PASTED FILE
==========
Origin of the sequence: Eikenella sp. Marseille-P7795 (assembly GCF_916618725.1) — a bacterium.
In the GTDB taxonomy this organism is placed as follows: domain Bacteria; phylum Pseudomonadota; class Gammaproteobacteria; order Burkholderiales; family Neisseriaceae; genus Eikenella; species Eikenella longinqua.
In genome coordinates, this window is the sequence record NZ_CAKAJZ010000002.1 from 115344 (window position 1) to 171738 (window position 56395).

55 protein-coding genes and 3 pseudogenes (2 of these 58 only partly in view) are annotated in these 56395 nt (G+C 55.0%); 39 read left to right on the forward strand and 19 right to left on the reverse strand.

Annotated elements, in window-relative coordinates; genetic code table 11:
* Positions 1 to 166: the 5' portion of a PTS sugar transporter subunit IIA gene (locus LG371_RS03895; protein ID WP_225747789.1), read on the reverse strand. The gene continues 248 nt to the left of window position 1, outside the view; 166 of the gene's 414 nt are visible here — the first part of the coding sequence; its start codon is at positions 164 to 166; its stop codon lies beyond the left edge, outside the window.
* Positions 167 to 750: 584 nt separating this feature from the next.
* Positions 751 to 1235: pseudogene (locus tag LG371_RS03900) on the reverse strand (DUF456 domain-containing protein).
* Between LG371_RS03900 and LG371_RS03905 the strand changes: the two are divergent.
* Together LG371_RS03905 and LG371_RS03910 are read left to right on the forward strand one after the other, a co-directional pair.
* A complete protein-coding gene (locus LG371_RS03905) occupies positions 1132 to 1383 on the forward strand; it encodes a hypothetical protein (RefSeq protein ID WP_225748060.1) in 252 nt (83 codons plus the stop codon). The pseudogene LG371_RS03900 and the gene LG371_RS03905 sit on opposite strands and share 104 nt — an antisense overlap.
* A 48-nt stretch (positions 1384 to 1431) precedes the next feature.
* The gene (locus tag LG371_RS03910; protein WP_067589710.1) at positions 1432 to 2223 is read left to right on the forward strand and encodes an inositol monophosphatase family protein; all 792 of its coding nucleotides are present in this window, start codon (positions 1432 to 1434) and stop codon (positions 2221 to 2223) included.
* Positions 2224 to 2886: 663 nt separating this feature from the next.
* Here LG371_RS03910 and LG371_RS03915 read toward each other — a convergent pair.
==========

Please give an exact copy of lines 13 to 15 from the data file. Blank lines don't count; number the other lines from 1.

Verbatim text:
* The gene (locus tag LG371_RS03910; protein WP_067589710.1) at positions 1432 to 2223 is read left to right on the forward strand and encodes an inositol monophosphatase family protein; all 792 of its coding nucleotides are present in this window, start codon (positions 1432 to 1434) and stop codon (positions 2221 to 2223) included.
* Positions 2224 to 2886: 663 nt separating this feature from the next.
* Here LG371_RS03910 and LG371_RS03915 read toward each other — a convergent pair.